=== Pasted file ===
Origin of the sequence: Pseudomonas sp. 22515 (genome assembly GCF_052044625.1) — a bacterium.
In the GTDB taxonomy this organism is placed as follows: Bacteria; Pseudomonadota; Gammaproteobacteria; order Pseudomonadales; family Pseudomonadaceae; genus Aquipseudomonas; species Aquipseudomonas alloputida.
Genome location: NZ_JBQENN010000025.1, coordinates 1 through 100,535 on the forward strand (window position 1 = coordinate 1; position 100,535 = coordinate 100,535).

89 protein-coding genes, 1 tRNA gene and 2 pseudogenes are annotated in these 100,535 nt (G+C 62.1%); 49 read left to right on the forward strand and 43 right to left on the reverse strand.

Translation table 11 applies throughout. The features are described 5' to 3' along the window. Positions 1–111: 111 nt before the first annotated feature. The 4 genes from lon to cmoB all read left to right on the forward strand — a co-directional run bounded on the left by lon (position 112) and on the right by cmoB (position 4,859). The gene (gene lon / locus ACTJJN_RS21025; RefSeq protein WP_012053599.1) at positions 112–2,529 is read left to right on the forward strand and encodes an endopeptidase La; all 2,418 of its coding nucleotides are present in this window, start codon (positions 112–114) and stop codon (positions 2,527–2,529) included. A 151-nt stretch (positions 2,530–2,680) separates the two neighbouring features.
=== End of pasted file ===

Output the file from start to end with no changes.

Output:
Origin of the sequence: Pseudomonas sp. 22515 (genome assembly GCF_052044625.1) — a bacterium.
In the GTDB taxonomy this organism is placed as follows: Bacteria; Pseudomonadota; Gammaproteobacteria; order Pseudomonadales; family Pseudomonadaceae; genus Aquipseudomonas; species Aquipseudomonas alloputida.
Genome location: NZ_JBQENN010000025.1, coordinates 1 through 100,535 on the forward strand (window position 1 = coordinate 1; position 100,535 = coordinate 100,535).

89 protein-coding genes, 1 tRNA gene and 2 pseudogenes are annotated in these 100,535 nt (G+C 62.1%); 49 read left to right on the forward strand and 43 right to left on the reverse strand.

Translation table 11 applies throughout. The features are described 5' to 3' along the window. Positions 1–111: 111 nt before the first annotated feature. The 4 genes from lon to cmoB all read left to right on the forward strand — a co-directional run bounded on the left by lon (position 112) and on the right by cmoB (position 4,859). The gene (gene lon / locus ACTJJN_RS21025; RefSeq protein WP_012053599.1) at positions 112–2,529 is read left to right on the forward strand and encodes an endopeptidase La; all 2,418 of its coding nucleotides are present in this window, start codon (positions 112–114) and stop codon (positions 2,527–2,529) included. A 151-nt stretch (positions 2,530–2,680) separates the two neighbouring features.